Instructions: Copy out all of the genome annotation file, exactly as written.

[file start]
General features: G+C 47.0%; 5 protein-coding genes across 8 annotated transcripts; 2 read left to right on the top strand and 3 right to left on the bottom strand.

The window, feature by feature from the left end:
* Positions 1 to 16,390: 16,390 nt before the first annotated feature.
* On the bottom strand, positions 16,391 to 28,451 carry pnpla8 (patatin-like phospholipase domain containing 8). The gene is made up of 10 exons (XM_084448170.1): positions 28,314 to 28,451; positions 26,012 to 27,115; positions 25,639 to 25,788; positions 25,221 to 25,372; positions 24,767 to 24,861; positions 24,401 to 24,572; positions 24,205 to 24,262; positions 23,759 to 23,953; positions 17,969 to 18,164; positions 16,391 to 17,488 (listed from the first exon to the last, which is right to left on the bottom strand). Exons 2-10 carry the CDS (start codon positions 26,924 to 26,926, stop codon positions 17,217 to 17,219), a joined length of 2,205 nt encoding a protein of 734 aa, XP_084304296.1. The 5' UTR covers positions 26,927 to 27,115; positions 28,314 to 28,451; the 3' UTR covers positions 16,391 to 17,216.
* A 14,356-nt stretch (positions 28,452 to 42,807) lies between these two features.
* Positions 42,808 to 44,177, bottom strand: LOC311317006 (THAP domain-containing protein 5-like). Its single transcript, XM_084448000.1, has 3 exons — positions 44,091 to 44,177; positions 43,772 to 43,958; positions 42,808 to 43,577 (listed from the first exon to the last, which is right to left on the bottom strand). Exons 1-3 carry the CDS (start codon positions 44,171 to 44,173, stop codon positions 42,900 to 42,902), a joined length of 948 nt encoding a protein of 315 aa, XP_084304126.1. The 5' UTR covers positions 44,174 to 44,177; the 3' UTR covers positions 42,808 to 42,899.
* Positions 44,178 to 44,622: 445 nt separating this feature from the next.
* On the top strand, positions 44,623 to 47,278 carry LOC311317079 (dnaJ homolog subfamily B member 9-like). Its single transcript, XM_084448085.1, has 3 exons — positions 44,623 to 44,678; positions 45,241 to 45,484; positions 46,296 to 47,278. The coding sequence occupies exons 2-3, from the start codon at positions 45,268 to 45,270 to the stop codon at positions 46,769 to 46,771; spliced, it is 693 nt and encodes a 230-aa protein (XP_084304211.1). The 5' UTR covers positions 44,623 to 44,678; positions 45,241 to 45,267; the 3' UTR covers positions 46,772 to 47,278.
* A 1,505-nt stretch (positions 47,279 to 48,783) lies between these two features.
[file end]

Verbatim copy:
General features: G+C 47.0%; 5 protein-coding genes across 8 annotated transcripts; 2 read left to right on the top strand and 3 right to left on the bottom strand.

The window, feature by feature from the left end:
* Positions 1 to 16,390: 16,390 nt before the first annotated feature.
* On the bottom strand, positions 16,391 to 28,451 carry pnpla8 (patatin-like phospholipase domain containing 8). The gene is made up of 10 exons (XM_084448170.1): positions 28,314 to 28,451; positions 26,012 to 27,115; positions 25,639 to 25,788; positions 25,221 to 25,372; positions 24,767 to 24,861; positions 24,401 to 24,572; positions 24,205 to 24,262; positions 23,759 to 23,953; positions 17,969 to 18,164; positions 16,391 to 17,488 (listed from the first exon to the last, which is right to left on the bottom strand). Exons 2-10 carry the CDS (start codon positions 26,924 to 26,926, stop codon positions 17,217 to 17,219), a joined length of 2,205 nt encoding a protein of 734 aa, XP_084304296.1. The 5' UTR covers positions 26,927 to 27,115; positions 28,314 to 28,451; the 3' UTR covers positions 16,391 to 17,216.
* A 14,356-nt stretch (positions 28,452 to 42,807) lies between these two features.
* Positions 42,808 to 44,177, bottom strand: LOC311317006 (THAP domain-containing protein 5-like). Its single transcript, XM_084448000.1, has 3 exons — positions 44,091 to 44,177; positions 43,772 to 43,958; positions 42,808 to 43,577 (listed from the first exon to the last, which is right to left on the bottom strand). Exons 1-3 carry the CDS (start codon positions 44,171 to 44,173, stop codon positions 42,900 to 42,902), a joined length of 948 nt encoding a protein of 315 aa, XP_084304126.1. The 5' UTR covers positions 44,174 to 44,177; the 3' UTR covers positions 42,808 to 42,899.
* Positions 44,178 to 44,622: 445 nt separating this feature from the next.
* On the top strand, positions 44,623 to 47,278 carry LOC311317079 (dnaJ homolog subfamily B member 9-like). Its single transcript, XM_084448085.1, has 3 exons — positions 44,623 to 44,678; positions 45,241 to 45,484; positions 46,296 to 47,278. The coding sequence occupies exons 2-3, from the start codon at positions 45,268 to 45,270 to the stop codon at positions 46,769 to 46,771; spliced, it is 693 nt and encodes a 230-aa protein (XP_084304211.1). The 5' UTR covers positions 44,623 to 44,678; positions 45,241 to 45,267; the 3' UTR covers positions 46,772 to 47,278.
* A 1,505-nt stretch (positions 47,279 to 48,783) lies between these two features.